A LETTER ſent from the Right Ho­nourable, JAMES, Earle of Darby; to Commiſ­ſary Gen: IRETON: in Anſwer to his Sommons of the Iſle of Man.


I Have received your Letter with indigna­tion, and with ſcorne returne you this An­ſwer, That I cannot but wonder whence you ſhould gather any hopes, that I ſhould prove like you, treacherous to my Sove­raigne; ſince you cannot be unſenſible of the manifeſt candor of my former actings in His late Maje­sties ſervice, from which principles of Loyalty, I am no whit departed: I ſcorne your proffer, I diſdaine your fa­vour, I abhorre your Treaſon; and am ſo farre from de­livering up this Iſland to your advantage, that I ſhall keep it, with the utmoſt of my power, to your destruction: Take this for your finall Anſwer, and forbeare any further ſolici­tation; for if you trouble me with any more Meſſages of this nature, I will burne the Paper, and hang the Meſſen­ger; this is the immutable reſolution, and ſhall be the un­doubted practiſe of him, who accounts it his chiefe glory to be

His Majeſties moſt loyall and obedient Subject, DARBY.

About this transcription

TextA declaration of the Right Honourable, James, Earle of Darby, Lord Stanly, Strange of Knocking, and of the Isle of Man. Concerning his resolution to keep the Isle of Man for His Majesties service, against all force whatsoever. Together with His Lordships letter, in answer to Commissary Generall Ireton.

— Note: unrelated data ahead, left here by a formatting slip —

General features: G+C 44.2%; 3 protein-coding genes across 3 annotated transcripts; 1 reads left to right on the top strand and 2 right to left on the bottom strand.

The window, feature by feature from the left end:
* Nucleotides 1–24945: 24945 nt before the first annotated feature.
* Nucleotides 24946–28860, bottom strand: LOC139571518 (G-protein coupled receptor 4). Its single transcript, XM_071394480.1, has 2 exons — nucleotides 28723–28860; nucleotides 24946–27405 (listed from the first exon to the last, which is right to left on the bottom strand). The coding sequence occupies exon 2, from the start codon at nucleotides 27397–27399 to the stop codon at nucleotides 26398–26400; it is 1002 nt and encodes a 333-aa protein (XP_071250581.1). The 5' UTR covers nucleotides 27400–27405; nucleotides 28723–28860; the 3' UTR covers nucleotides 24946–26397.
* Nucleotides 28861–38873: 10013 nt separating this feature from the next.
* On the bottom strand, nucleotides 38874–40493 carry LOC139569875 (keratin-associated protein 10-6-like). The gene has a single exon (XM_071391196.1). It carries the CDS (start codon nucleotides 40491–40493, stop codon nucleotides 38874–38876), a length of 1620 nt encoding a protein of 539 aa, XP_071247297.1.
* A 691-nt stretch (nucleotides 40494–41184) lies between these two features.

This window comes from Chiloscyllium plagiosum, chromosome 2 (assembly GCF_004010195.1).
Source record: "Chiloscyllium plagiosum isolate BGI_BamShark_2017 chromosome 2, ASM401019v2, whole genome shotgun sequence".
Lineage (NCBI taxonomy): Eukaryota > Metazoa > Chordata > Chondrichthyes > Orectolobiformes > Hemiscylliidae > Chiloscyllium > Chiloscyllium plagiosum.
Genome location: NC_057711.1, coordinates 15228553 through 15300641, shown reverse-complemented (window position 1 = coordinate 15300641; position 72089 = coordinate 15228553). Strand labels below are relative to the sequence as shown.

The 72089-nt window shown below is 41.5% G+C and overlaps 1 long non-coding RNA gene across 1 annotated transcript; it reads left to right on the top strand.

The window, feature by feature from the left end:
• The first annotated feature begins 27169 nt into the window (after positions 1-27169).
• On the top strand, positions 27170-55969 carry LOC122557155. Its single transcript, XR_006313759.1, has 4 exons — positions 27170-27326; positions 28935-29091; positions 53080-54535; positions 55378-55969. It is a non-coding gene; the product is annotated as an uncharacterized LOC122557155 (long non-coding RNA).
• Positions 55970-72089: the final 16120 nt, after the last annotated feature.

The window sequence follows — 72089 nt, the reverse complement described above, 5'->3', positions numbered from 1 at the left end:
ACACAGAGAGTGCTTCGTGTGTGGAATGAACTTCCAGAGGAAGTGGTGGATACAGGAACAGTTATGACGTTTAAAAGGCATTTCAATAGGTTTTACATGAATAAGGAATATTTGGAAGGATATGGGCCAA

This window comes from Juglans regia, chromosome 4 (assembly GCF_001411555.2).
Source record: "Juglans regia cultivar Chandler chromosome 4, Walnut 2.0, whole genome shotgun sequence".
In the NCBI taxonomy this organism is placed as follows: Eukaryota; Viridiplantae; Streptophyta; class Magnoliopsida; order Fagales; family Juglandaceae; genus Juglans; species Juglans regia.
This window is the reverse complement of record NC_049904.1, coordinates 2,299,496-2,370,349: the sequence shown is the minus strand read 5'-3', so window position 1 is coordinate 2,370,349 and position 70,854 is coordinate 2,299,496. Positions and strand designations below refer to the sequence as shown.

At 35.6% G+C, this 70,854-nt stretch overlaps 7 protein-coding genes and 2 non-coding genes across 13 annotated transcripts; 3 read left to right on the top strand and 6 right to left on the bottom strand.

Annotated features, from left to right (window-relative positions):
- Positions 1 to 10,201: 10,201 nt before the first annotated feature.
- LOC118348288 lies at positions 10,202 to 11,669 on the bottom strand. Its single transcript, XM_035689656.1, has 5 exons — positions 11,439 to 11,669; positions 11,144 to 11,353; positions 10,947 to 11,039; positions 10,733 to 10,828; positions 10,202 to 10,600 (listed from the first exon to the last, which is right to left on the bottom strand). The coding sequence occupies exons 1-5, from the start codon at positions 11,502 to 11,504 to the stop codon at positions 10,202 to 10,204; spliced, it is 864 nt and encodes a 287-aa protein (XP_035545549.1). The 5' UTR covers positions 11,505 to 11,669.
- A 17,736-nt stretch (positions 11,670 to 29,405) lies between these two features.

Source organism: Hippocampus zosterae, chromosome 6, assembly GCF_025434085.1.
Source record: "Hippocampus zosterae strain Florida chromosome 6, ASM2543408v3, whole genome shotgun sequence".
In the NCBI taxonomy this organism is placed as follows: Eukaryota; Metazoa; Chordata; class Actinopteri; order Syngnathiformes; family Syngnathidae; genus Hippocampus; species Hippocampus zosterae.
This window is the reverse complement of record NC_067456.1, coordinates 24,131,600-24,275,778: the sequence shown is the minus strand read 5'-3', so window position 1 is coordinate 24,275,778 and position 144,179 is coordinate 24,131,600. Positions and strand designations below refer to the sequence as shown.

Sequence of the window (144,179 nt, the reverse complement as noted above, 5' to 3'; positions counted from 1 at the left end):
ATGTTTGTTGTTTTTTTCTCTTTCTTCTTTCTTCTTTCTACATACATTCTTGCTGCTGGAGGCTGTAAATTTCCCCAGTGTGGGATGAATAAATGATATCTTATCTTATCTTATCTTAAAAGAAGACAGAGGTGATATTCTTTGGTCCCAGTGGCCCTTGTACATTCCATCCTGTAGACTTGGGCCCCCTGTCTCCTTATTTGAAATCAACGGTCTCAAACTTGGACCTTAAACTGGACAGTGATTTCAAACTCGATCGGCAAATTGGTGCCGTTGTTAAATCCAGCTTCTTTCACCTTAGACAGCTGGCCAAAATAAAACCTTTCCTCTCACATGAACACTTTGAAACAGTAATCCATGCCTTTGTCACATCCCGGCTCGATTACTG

AuthorDerby, James Stanley, Earl of, 1607-1651..
Extent Approx. 10 KB of XML-encoded text transcribed from 4 1-bit group-IV TIFF page images.
SeriesEarly English books online text creation partnership.
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(EEBO-TCP ; phase 2, no. A81326)

Transcribed from: (Early English Books Online ; image set 165284)

Images scanned from microfilm: (Thomason Tracts ; 87:E566[5])

About the source text

Bibliographic informationA declaration of the Right Honourable, James, Earle of Darby, Lord Stanly, Strange of Knocking, and of the Isle of Man. Concerning his resolution to keep the Isle of Man for His Majesties service, against all force whatsoever. Together with His Lordships letter, in answer to Commissary Generall Ireton. Derby, James Stanley, Earl of, 1607-1651.. [2], 5, [1] p. [s.n.],London :Printed in the yeare, 1649.. (In this edition A2r first line of text has "Plausible".) (Annotation on Thomason copy: "July 26".) (Reproduction of the original in the British Library.)
  • Great Britain -- History -- Commonwealth and Protectorate, 1649-1660.

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ImprintAnn Arbor, MI ; Oxford (UK) : 2014-11 (EEBO-TCP Phase 2).
  • DLPS A81326
  • STC Wing D1091
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  • EEBO-CITATION 99865361